“Hope is not the conviction that something will turn out well, but the certainty that something makes sense, regardless of how it turns out.”

    The quote Merkel searched for after giving the all clear for Germany taking almost a million refugees.

  • Salmondnet

    “Refugees” who were mostly fit young men unaccompanied by families. Have a look at pictures of refugees in the first two thirds of the 20th century. Almost all old and/or female or children. Mrs Merkel is either implausibly gullible or deliberately disingenuous (and she didn’t just let them into Germany – she sought to impose them on the whole Schengen area of Europe).

  • ted hagan

    As well as a spirit of humanity and generosity, Merkel also realised that as an ageing population, Germany would need these people for its future needs. She is a wise, clever woman, and despite all the racist propaganda and handwringing, she is doing pretty well in the polls. Another body-blow to the small-minded Brexiteers, I think.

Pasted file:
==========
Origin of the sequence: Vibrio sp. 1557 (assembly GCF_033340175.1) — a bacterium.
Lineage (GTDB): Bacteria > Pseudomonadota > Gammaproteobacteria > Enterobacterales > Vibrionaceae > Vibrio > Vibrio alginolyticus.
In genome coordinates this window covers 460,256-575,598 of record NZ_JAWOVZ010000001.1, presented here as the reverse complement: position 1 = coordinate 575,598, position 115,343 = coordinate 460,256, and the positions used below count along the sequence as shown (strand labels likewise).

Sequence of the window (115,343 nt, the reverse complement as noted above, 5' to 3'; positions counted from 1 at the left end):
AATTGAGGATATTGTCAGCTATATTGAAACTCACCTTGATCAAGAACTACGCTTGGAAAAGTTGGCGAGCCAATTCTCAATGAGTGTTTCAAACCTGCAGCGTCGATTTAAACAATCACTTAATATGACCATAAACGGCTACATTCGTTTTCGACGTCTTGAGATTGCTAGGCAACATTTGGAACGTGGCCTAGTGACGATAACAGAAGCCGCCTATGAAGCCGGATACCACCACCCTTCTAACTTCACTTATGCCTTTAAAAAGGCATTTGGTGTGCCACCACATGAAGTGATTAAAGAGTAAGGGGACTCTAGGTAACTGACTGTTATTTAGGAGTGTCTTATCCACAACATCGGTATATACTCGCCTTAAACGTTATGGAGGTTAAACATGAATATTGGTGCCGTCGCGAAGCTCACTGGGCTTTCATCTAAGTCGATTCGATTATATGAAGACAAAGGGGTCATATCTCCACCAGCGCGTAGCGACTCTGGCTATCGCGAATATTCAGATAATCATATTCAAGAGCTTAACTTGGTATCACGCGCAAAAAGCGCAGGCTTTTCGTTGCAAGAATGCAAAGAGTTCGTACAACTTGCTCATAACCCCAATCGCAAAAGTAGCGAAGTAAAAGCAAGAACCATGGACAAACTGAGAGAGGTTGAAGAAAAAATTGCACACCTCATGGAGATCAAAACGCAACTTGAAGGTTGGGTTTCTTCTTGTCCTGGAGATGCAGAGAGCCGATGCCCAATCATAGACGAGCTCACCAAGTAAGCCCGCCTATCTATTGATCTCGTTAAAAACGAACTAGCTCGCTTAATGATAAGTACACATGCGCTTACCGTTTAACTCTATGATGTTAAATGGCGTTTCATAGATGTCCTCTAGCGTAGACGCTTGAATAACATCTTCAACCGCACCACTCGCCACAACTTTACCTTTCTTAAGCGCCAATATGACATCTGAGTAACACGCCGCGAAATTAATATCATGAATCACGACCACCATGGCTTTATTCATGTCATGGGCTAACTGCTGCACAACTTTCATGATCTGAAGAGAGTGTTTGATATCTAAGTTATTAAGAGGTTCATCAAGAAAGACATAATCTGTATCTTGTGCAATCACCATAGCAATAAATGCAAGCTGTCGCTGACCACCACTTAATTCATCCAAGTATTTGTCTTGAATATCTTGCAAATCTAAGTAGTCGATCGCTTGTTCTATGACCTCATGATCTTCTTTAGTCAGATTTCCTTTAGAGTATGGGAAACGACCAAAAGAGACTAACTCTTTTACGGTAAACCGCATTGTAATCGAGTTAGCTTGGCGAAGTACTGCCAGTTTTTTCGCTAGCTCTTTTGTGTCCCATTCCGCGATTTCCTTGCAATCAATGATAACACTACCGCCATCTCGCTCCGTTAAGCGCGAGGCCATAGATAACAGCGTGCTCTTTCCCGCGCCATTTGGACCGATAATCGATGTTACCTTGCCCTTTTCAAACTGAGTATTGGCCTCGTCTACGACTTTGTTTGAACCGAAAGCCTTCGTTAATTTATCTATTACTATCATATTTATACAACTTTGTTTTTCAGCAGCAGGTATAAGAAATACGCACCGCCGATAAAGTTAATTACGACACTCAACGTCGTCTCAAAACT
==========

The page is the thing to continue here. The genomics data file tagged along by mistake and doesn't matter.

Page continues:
• ted hagan

    The Manchester bombing atrocity must surely play, inadvertently of course, to the advantage of Theresa May, who will play to the hilt the role of ‘leader in time of crisis’.
    And judging from what I’ve seen, she seems to be performing pretty well.

  • Gopher

    The Brexit camp said this would happen and it did. Whether or not it would happen regardless is debatable on a message board but in an election nope.

  • chrisjones2

    13% lead …its won

  • chrisjones2

    “small-minded Brexiteers, I think.”

    Like the small minded nationalists?

  • mac tire

    Brexiteers are, for the most part, nationalists.

  • Abucs

    Seems like a lack off leadership to me from Merkel in not creating a society where more Germans want/can afford children.

  • mickfealty

    Events dear boy, events.

  • mickfealty

    I thought about that. And decided that if people were too weak willed to conduct themselves proportionately it’s probably time for them to take the next stagecoach outta Dodge…